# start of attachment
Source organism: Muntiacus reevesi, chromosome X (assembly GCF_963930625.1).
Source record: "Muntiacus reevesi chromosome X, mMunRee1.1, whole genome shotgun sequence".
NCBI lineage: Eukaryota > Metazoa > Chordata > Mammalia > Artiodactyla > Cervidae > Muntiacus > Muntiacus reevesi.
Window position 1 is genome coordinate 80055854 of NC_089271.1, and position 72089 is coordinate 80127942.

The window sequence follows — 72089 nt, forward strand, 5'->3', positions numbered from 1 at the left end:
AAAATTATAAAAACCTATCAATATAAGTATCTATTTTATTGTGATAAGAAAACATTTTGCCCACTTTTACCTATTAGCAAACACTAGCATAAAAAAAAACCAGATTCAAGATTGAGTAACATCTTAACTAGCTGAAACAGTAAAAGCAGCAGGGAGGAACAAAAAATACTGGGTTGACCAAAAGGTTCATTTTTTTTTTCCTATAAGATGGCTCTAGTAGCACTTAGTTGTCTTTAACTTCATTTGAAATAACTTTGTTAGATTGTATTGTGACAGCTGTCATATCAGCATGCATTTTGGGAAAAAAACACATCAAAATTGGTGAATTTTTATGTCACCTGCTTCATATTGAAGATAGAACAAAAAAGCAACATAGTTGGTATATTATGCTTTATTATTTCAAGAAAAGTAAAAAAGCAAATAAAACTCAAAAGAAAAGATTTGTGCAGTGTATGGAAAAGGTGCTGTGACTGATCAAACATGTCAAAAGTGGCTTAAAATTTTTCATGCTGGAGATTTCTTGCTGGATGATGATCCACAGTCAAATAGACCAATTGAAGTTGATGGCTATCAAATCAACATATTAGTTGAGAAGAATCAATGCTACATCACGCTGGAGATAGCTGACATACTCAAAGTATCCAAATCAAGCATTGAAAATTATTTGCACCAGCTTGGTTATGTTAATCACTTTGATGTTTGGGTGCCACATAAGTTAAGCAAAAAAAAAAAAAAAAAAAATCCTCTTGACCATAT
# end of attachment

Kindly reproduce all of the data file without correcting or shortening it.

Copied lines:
Source organism: Muntiacus reevesi, chromosome X (assembly GCF_963930625.1).
Source record: "Muntiacus reevesi chromosome X, mMunRee1.1, whole genome shotgun sequence".
NCBI lineage: Eukaryota > Metazoa > Chordata > Mammalia > Artiodactyla > Cervidae > Muntiacus > Muntiacus reevesi.
Window position 1 is genome coordinate 80055854 of NC_089271.1, and position 72089 is coordinate 80127942.

The window sequence follows — 72089 nt, forward strand, 5'->3', positions numbered from 1 at the left end:
AAAATTATAAAAACCTATCAATATAAGTATCTATTTTATTGTGATAAGAAAACATTTTGCCCACTTTTACCTATTAGCAAACACTAGCATAAAAAAAAACCAGATTCAAGATTGAGTAACATCTTAACTAGCTGAAACAGTAAAAGCAGCAGGGAGGAACAAAAAATACTGGGTTGACCAAAAGGTTCATTTTTTTTTTCCTATAAGATGGCTCTAGTAGCACTTAGTTGTCTTTAACTTCATTTGAAATAACTTTGTTAGATTGTATTGTGACAGCTGTCATATCAGCATGCATTTTGGGAAAAAAACACATCAAAATTGGTGAATTTTTATGTCACCTGCTTCATATTGAAGATAGAACAAAAAAGCAACATAGTTGGTATATTATGCTTTATTATTTCAAGAAAAGTAAAAAAGCAAATAAAACTCAAAAGAAAAGATTTGTGCAGTGTATGGAAAAGGTGCTGTGACTGATCAAACATGTCAAAAGTGGCTTAAAATTTTTCATGCTGGAGATTTCTTGCTGGATGATGATCCACAGTCAAATAGACCAATTGAAGTTGATGGCTATCAAATCAACATATTAGTTGAGAAGAATCAATGCTACATCACGCTGGAGATAGCTGACATACTCAAAGTATCCAAATCAAGCATTGAAAATTATTTGCACCAGCTTGGTTATGTTAATCACTTTGATGTTTGGGTGCCACATAAGTTAAGCAAAAAAAAAAAAAAAAAAAATCCTCTTGACCATAT